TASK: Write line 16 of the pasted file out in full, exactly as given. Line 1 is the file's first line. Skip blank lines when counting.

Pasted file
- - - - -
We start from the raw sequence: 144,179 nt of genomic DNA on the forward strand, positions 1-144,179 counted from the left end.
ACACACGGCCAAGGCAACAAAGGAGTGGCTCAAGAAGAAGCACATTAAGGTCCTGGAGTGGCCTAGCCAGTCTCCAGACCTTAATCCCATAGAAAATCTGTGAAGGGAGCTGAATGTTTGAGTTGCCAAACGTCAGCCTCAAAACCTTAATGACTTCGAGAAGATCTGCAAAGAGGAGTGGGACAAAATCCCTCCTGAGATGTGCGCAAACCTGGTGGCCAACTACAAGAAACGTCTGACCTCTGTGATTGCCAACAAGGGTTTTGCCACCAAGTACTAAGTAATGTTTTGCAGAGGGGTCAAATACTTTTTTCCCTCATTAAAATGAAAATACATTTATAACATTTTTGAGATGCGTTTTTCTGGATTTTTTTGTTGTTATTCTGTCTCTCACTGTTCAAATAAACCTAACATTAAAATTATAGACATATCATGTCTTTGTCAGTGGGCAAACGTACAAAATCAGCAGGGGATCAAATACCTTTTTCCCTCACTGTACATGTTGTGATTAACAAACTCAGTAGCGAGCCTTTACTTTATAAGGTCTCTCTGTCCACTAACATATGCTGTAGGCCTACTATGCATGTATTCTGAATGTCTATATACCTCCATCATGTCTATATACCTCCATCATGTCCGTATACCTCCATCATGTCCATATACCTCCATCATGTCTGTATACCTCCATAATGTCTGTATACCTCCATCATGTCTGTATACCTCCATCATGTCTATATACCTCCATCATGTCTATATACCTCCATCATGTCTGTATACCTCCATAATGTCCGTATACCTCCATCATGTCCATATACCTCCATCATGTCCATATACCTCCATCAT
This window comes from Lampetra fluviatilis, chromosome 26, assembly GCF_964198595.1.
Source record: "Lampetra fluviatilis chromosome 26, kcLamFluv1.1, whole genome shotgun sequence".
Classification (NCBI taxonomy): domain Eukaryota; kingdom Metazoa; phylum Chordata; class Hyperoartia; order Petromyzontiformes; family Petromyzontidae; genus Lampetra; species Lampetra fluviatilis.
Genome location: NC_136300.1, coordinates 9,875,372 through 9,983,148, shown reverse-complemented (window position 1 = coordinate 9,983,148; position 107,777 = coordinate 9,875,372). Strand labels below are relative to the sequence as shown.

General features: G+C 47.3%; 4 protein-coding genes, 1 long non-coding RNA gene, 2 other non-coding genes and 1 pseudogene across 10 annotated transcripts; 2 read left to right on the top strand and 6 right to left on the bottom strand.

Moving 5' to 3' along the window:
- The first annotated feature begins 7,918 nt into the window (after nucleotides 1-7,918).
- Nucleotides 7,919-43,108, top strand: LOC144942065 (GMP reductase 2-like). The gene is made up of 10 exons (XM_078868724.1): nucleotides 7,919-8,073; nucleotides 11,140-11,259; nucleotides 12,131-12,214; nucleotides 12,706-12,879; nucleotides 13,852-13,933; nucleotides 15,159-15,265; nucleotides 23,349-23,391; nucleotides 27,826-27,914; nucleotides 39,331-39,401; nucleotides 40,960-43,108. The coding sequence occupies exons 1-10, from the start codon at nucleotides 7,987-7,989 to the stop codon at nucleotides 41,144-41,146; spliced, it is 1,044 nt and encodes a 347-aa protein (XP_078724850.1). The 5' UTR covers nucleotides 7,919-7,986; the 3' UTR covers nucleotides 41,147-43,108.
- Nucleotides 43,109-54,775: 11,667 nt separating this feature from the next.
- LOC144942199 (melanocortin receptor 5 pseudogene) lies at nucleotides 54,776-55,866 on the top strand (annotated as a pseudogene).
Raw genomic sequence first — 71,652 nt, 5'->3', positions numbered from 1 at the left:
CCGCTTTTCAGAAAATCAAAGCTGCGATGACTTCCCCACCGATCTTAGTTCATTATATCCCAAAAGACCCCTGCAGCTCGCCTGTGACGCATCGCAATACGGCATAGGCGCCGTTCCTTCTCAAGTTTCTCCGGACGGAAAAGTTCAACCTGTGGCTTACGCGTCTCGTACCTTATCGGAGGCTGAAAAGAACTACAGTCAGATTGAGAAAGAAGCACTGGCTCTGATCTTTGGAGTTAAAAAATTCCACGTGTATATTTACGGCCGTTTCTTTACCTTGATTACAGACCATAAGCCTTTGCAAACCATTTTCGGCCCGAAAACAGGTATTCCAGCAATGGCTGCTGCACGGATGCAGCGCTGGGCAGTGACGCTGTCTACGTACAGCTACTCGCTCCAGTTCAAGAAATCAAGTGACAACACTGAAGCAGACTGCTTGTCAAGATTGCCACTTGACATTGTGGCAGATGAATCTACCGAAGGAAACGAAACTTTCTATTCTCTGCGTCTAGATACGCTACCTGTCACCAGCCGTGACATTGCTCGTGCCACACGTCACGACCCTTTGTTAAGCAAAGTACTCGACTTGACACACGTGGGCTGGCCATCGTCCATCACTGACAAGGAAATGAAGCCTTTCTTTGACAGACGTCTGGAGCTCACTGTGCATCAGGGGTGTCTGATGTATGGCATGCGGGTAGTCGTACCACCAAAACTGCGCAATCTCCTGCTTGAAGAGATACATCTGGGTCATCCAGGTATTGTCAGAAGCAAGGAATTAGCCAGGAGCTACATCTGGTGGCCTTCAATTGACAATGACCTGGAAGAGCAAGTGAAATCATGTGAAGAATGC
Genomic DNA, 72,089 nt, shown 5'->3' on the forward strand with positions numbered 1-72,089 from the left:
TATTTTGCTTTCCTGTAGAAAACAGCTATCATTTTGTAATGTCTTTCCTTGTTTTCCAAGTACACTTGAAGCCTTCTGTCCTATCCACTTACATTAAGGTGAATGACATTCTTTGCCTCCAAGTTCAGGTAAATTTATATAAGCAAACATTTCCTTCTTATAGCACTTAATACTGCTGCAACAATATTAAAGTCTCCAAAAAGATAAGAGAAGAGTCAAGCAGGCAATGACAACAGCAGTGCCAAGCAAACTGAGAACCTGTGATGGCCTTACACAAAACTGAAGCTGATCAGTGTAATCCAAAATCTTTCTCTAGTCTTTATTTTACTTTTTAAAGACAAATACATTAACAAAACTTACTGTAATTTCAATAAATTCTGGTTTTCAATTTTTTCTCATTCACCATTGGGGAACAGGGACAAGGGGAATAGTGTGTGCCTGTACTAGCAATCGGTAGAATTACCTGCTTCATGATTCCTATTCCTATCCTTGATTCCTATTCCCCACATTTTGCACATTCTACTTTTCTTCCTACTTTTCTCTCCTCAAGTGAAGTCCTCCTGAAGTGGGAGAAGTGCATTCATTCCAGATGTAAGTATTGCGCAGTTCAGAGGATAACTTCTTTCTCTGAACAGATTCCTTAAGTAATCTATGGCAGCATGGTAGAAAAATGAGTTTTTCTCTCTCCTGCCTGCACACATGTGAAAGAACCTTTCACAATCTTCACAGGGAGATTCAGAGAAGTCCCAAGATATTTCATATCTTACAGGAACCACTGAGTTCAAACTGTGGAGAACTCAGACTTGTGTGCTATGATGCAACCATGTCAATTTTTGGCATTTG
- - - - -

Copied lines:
TATTTTGCTTTCCTGTAGAAAACAGCTATCATTTTGTAATGTCTTTCCTTGTTTTCCAAGTACACTTGAAGCCTTCTGTCCTATCCACTTACATTAAGGTGAATGACATTCTTTGCCTCCAAGTTCAGGTAAATTTATATAAGCAAACATTTCCTTCTTATAGCACTTAATACTGCTGCAACAATATTAAAGTCTCCAAAAAGATAAGAGAAGAGTCAAGCAGGCAATGACAACAGCAGTGCCAAGCAAACTGAGAACCTGTGATGGCCTTACACAAAACTGAAGCTGATCAGTGTAATCCAAAATCTTTCTCTAGTCTTTATTTTACTTTTTAAAGACAAATACATTAACAAAACTTACTGTAATTTCAATAAATTCTGGTTTTCAATTTTTTCTCATTCACCATTGGGGAACAGGGACAAGGGGAATAGTGTGTGCCTGTACTAGCAATCGGTAGAATTACCTGCTTCATGATTCCTATTCCTATCCTTGATTCCTATTCCCCACATTTTGCACATTCTACTTTTCTTCCTACTTTTCTCTCCTCAAGTGAAGTCCTCCTGAAGTGGGAGAAGTGCATTCATTCCAGATGTAAGTATTGCGCAGTTCAGAGGATAACTTCTTTCTCTGAACAGATTCCTTAAGTAATCTATGGCAGCATGGTAGAAAAATGAGTTTTTCTCTCTCCTGCCTGCACACATGTGAAAGAACCTTTCACAATCTTCACAGGGAGATTCAGAGAAGTCCCAAGATATTTCATATCTTACAGGAACCACTGAGTTCAAACTGTGGAGAACTCAGACTTGTGTGCTATGATGCAACCATGTCAATTTTTGGCATTTG